Some DePaul faculty offer increased support for students amid COVID-19 pandemic


The view of the John T. Richardson Library from the quad. (Josh Leff / The DePaulia)

Family matters, financial burdens and other unforeseen circumstances challenge students to complete schoolwork on top of everything else. DePaul professors have different strategies – some offering support and leniency while others continue to enforce strict guidelines. 

Some students have experienced Coronavirus-induced obstacles over the Spring Quarter. Some struggle to manage multiple online courses as they face technology issues, are less engaged with remote learning and experience high levels of stress.

“There have definitely been challenges to remote learning,” junior Natalie Rohman said. “You get a sudden feeling of overwhelm and anxiety when you are in control of doing all of your school work from home.”

Students like Rohman feel like their professors are being supportive during the pandemic. Some teachers recognize challenges students are facing and are being more lenient on deadlines.  

“Of course, there will be technical issues, but I think all professors have been understanding and accommodating during this trying time,” she added. 

Professors recognize these challenges and many are adapting. Decreasing the amount of coursework and being lenient on deadlines are a few ways professors are offering support for students. 

“I lightened up on homework a little and am being far more flexible about how and when work needs to be completed than I would be were it not for the pandemic,” said David Welch, the assistant director of the DePaul Publishing Institute.

Welch and other professors are supporting students during stay-at-home orders by being flexible when it comes to teaching online classes. He also offers support to his students beyond the classroom. 

“I stress that I’m always willing to listen and want to help with whatever I can, whether that’s coursework or not,” he said. “Everyone can use all the support they need, at the moment.” 

Welch emphasizes the importance of offering emotional support to students during difficult times. 

“I’m hoping since I’ve been relatively fortunate, that it’s affecting my teaching inasmuch as I can pay that fortune forward to students with flexibility and empathy,” he said. 

Professors like Welch recognize that faculty and students alike are negatively impacted by COVID-19. Many people had not anticipated completing their courses online for the remainder of the academic year. There wasn’t much time available for them to prepare and adjust to a virtual format. 

“This is the first time I’ve taught an online course, so it’s a challenge,” journalism instructor Edmund Lawler said.  “Talking to my laptop rather than to a roomful of students is going to take some getting used to.”

While DePaul faculty adapt to online teaching, the transition has unprecedented challenges. For instance, remote learning doesn’t replace the in-person classroom experience. 

“It’s hard to digitize the energy of a live undergraduate journalism classroom,” Lawler said.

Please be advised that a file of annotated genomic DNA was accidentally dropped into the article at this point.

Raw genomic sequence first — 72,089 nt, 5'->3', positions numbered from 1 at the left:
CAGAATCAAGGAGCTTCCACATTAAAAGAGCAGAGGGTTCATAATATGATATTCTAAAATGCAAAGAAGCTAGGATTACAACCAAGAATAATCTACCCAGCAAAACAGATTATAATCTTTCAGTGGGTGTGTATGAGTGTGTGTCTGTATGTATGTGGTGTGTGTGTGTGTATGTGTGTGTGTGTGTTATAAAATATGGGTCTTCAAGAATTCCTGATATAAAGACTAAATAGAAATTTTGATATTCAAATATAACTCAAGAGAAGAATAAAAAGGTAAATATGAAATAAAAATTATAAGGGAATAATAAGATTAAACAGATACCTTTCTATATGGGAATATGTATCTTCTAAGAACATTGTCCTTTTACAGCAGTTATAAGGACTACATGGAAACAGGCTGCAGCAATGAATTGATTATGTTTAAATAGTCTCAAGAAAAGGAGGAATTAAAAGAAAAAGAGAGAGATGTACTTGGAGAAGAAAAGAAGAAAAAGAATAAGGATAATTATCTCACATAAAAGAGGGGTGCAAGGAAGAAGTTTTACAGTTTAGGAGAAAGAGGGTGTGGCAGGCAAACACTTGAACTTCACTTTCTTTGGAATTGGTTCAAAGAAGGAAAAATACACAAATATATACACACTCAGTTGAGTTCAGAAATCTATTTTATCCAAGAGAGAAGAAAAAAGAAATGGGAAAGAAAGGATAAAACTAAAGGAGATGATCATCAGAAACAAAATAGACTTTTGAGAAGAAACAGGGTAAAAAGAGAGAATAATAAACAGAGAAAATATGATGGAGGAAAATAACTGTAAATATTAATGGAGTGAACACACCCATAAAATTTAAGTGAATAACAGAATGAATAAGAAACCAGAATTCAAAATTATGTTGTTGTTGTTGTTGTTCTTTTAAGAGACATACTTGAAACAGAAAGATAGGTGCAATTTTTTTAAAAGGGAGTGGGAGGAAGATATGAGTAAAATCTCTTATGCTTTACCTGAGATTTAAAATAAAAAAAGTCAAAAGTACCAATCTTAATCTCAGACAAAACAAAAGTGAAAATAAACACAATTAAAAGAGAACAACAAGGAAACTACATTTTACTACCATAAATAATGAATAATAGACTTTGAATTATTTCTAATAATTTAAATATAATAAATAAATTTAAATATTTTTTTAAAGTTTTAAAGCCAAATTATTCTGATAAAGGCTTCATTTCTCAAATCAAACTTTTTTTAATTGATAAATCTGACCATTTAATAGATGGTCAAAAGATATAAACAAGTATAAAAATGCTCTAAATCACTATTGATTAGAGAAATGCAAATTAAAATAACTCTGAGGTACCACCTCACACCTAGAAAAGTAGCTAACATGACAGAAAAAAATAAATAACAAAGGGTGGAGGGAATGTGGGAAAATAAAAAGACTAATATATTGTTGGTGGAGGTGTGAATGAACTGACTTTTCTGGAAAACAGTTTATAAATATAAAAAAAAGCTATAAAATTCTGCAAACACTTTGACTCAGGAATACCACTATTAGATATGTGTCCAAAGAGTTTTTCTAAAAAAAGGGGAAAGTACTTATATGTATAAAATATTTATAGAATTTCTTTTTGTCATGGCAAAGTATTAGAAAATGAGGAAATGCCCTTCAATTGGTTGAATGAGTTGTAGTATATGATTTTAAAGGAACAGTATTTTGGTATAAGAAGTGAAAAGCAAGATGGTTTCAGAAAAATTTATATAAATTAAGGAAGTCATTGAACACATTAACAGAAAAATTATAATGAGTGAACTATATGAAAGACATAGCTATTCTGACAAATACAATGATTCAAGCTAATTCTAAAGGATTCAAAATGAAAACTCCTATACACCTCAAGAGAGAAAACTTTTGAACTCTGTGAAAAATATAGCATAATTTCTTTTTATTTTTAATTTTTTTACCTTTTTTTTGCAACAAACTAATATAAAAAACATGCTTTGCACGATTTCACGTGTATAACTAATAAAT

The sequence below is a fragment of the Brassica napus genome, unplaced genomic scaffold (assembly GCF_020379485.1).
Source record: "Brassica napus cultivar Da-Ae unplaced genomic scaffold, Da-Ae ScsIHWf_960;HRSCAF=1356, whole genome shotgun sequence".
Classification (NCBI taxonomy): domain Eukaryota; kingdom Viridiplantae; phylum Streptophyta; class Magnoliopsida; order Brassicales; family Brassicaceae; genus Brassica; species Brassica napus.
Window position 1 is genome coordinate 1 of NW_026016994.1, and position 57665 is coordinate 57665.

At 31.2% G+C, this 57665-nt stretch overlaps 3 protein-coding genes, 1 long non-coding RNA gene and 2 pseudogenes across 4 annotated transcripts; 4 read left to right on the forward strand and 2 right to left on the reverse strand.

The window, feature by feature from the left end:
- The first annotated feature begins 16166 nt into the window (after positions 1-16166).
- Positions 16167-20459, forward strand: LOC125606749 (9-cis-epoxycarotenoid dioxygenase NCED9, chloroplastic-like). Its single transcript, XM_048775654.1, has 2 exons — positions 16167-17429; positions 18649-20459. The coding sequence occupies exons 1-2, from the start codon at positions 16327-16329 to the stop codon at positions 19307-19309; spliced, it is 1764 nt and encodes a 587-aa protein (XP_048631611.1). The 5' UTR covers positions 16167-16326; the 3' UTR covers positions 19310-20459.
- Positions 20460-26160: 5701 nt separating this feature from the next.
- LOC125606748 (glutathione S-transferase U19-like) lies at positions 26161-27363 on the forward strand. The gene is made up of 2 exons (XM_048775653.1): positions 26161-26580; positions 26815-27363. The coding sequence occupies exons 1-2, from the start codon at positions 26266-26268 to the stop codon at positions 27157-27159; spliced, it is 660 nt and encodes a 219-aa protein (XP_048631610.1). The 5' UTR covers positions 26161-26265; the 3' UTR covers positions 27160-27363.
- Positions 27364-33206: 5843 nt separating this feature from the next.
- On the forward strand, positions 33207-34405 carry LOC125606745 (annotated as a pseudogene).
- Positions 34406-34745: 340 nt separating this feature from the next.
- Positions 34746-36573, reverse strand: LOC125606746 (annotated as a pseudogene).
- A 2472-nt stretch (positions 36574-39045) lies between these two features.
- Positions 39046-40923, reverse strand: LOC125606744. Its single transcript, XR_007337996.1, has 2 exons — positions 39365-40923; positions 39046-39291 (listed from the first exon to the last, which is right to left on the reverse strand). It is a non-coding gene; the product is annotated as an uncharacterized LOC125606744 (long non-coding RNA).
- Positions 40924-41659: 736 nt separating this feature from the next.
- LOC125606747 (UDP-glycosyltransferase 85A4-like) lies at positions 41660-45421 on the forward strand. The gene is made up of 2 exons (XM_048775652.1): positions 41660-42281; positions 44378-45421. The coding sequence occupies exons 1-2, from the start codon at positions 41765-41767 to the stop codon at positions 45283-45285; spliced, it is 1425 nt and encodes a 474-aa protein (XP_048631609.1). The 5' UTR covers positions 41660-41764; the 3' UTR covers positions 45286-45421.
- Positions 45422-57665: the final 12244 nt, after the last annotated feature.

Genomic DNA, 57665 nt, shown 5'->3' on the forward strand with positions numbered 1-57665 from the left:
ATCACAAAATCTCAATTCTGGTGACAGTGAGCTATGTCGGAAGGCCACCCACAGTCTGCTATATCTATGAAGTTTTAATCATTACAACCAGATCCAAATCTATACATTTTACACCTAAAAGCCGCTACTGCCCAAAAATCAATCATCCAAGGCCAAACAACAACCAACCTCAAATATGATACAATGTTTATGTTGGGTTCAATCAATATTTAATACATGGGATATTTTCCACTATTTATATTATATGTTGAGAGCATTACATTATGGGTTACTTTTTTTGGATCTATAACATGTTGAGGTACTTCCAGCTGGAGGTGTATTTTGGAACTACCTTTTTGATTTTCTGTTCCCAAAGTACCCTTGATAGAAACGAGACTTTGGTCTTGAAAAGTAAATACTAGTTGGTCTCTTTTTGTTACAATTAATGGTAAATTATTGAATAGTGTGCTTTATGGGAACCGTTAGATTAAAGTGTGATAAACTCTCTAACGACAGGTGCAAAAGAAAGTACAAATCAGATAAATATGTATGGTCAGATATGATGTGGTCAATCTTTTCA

Faculty and students alike are transitioning to an online format, which can be challenging at times. Some DePaul teachers recognize the difficulties of online learning and offer leniency to their students. 

But not all DePaul teachers are being as understanding or accommodating during the pandemic. 

One DePaul student sent The DePaulia screenshots of an email in which their professor emphasizes the importance of time management. The student wishes to remain anonymous to avoid any potential punishment. 

“I do not extend deadlines because you have so many days in which to complete the items…plan accordingly,” the professor said.

In the same email, they added, “I had some family issues that required my attention this week…so I did not complete all feedback and grading,”

The professor stresses how important it is for the class to meet deadlines. Simultaneously, they mention how personal issues, like family illness, has impacted their ability to finish grading on time.

“I lost it because they mention personal stuff and how they need more time, and in the same email the professor emphasizes the importance of turning assignments in on time,” the student said. “I’m such a believer in you never know what people are going through behind the scenes.” 

Some students may currently be facing a lot of unknowns and disruptions as a result of the pandemic. 

According to the Centers for Disease Control and Prevention (CDC), stress during a pandemic can include difficulty concentrating among other physical and mental impacts. Stress can interfere with daily activities for extended periods of time, especially for people with preexisting mental health conditions. 

Everyone reacts differently to stressful situations and some people react more strongly than others, according to the CDC. They recommend making time to unwind as a way to cope with stress. Students facing the pressure to meet strict deadlines may find it difficult to make extra time for themselves.

Students say some DePaul professors are being more lenient in light of the coronavirus. Other professors expect students to meet deadlines on time, regardless of external circumstances. 

“We all have personal stuff and you don’t know what other people are going through,” the anonymous DePaul student said.